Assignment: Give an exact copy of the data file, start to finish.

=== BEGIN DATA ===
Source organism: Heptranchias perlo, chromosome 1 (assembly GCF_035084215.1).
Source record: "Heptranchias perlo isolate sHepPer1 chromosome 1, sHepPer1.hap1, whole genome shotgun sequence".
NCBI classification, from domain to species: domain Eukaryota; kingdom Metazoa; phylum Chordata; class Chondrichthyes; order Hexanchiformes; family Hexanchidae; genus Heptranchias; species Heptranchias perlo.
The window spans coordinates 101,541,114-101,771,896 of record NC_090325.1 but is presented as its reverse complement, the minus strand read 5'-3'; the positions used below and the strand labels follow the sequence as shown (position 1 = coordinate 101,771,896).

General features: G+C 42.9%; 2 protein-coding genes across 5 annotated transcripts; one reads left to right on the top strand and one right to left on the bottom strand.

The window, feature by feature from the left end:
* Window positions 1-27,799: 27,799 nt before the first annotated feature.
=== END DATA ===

Source organism: Heptranchias perlo, chromosome 1 (assembly GCF_035084215.1).
Source record: "Heptranchias perlo isolate sHepPer1 chromosome 1, sHepPer1.hap1, whole genome shotgun sequence".
NCBI classification, from domain to species: domain Eukaryota; kingdom Metazoa; phylum Chordata; class Chondrichthyes; order Hexanchiformes; family Hexanchidae; genus Heptranchias; species Heptranchias perlo.
The window spans coordinates 101,541,114-101,771,896 of record NC_090325.1 but is presented as its reverse complement, the minus strand read 5'-3'; the positions used below and the strand labels follow the sequence as shown (position 1 = coordinate 101,771,896).

General features: G+C 42.9%; 2 protein-coding genes across 5 annotated transcripts; one reads left to right on the top strand and one right to left on the bottom strand.

The window, feature by feature from the left end:
* Window positions 1-27,799: 27,799 nt before the first annotated feature.